Psychomotor excitability May seem almost unable to stay in their seat May have unusually rapid speech and exaggerated vocal expression Some may be seem to be workaholics or compulsive organisers Not to be confused with ADD or ADHD
Experiencing ‘flow’ When a student who deeply loves what they are doing and is engaged in an activity where the level of challenge matches their level of ability, the experience can be totally absorbing and fulfilling. Csikszentmihalyi describes this feeling as being ‘in flow’
Experiencing ‘flow’ We can let ‘flow’ happen for our gifted students by presenting them with appropriate levels of challenge. Flow comes from optimal engagement with a task. It doesn’t come from doing, yet again, what one has been able to do for weeks, or months, or years.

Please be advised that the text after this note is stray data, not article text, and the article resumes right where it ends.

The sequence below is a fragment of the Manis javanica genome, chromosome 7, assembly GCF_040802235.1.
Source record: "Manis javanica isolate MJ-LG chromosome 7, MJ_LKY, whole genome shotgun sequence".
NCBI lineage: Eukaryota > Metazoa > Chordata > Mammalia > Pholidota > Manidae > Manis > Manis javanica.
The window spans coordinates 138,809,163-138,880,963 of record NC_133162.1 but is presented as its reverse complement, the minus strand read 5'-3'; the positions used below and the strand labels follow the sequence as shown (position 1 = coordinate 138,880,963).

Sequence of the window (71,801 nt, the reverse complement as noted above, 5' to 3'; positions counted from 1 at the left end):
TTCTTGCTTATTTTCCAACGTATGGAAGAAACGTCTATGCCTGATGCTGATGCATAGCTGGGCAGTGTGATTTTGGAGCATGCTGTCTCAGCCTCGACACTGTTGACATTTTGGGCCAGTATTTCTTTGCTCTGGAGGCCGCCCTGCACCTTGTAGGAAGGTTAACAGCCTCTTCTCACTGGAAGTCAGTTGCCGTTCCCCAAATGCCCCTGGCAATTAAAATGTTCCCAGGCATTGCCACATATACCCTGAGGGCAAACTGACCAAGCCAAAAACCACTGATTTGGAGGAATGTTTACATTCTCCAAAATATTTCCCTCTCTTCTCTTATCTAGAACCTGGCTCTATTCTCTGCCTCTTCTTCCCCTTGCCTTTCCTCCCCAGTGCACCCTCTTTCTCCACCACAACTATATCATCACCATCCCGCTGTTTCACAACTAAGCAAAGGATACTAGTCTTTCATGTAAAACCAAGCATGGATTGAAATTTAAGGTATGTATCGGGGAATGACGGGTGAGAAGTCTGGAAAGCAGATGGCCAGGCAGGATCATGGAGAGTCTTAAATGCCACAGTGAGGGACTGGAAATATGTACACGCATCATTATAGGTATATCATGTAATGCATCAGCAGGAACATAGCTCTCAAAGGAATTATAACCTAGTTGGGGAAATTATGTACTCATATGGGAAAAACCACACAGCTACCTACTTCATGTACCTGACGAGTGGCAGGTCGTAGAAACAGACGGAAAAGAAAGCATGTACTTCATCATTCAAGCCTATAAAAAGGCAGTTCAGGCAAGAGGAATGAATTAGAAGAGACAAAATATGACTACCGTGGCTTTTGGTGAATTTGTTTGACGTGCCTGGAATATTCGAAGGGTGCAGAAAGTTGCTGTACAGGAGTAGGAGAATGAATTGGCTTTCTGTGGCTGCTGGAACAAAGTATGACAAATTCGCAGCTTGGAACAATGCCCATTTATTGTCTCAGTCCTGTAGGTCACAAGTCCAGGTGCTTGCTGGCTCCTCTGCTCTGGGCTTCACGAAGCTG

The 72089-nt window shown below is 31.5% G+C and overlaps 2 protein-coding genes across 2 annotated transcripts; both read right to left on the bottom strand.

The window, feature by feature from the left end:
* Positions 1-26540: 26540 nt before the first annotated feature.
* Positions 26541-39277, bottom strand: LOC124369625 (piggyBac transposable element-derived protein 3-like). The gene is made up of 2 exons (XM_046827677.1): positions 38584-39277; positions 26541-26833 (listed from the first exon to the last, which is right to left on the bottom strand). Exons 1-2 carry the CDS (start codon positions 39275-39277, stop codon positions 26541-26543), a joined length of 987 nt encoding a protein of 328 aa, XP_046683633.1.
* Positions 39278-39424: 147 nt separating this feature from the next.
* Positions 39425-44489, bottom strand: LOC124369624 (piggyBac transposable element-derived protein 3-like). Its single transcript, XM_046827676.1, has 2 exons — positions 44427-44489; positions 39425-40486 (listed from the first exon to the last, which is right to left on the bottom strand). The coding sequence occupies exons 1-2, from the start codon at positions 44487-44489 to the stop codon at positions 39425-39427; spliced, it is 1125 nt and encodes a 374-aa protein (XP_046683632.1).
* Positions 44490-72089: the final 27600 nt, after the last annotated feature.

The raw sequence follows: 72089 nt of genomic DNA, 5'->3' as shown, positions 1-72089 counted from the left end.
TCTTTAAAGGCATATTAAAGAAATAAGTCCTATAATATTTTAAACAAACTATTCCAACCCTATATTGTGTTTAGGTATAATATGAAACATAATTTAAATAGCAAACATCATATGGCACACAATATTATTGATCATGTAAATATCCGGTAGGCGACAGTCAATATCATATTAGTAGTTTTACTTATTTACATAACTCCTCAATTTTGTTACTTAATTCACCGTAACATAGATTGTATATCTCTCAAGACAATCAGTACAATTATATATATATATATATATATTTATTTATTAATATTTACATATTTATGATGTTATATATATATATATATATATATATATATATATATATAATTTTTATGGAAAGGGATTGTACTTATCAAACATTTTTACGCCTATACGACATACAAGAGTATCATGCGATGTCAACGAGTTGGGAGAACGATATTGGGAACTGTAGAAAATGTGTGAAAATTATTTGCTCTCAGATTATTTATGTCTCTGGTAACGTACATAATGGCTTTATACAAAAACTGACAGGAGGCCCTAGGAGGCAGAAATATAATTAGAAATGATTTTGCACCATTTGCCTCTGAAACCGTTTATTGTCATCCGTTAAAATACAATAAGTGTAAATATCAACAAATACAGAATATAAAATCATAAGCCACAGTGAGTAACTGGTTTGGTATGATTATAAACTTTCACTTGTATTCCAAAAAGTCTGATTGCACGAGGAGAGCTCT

Introverts and Extraverts Introverts gain energy from within themselves; they tend to be reflective people who are ‘oriented towards the subjective world of thoughts and concepts’ (Silverman). Extraverts are more directed towards the world outside themselves and gain energy from other people or events.
Introverts and Extraverts Introverts constitute a minority group in western societies (approximately 25% of the population). Studies of gifted adolescents and adults have found a much higher proportion of introverts. Gallagher (1990) studied more than 1,700 adolescents in programs for the gifted and found that 50% were introverted.